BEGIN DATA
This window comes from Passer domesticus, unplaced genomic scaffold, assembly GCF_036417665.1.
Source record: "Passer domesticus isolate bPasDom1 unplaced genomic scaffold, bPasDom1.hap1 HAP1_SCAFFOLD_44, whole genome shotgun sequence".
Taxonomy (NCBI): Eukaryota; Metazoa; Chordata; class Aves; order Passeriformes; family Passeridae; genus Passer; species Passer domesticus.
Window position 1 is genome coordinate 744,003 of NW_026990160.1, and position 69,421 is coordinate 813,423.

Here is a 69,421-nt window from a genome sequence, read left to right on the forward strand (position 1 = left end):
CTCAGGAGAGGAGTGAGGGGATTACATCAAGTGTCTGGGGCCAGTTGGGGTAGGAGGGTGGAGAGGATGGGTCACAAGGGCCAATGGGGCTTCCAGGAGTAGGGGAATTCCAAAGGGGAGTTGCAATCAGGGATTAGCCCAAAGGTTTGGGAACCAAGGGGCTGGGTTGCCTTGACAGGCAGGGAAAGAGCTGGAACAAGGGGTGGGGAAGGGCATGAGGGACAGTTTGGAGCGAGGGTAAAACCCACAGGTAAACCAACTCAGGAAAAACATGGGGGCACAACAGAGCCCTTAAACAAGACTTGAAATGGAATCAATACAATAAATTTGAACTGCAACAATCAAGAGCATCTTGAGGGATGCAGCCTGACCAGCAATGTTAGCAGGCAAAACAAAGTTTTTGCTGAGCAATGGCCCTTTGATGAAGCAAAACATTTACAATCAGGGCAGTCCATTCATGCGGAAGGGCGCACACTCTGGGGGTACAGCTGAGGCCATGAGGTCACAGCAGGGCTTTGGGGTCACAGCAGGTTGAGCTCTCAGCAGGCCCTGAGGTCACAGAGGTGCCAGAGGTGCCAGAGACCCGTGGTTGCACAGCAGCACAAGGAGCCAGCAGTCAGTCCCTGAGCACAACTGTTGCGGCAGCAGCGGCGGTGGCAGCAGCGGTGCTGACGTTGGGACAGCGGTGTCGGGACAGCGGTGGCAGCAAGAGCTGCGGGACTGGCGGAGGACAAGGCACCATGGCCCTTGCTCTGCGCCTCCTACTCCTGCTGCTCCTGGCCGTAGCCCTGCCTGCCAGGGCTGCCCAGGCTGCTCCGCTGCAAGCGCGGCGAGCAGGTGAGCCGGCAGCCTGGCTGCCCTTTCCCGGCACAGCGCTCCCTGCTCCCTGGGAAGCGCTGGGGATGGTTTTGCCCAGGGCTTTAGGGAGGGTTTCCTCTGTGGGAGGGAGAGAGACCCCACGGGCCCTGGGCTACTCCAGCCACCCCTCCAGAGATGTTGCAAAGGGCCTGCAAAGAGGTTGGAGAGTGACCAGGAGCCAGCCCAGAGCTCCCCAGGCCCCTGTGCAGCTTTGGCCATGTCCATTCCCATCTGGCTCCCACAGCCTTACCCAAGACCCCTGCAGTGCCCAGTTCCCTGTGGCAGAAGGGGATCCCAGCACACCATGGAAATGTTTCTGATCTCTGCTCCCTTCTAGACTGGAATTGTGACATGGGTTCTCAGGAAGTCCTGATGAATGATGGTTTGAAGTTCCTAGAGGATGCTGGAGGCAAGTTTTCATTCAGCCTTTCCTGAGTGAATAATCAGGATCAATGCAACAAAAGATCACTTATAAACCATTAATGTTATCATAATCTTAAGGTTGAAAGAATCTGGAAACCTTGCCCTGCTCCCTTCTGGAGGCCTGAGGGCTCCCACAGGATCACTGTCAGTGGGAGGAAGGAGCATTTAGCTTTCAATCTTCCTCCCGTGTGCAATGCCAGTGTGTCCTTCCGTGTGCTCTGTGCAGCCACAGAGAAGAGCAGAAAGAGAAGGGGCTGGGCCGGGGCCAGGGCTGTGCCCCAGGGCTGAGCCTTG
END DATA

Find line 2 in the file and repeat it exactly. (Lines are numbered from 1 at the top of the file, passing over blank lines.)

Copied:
Source record: "Passer domesticus isolate bPasDom1 unplaced genomic scaffold, bPasDom1.hap1 HAP1_SCAFFOLD_44, whole genome shotgun sequence".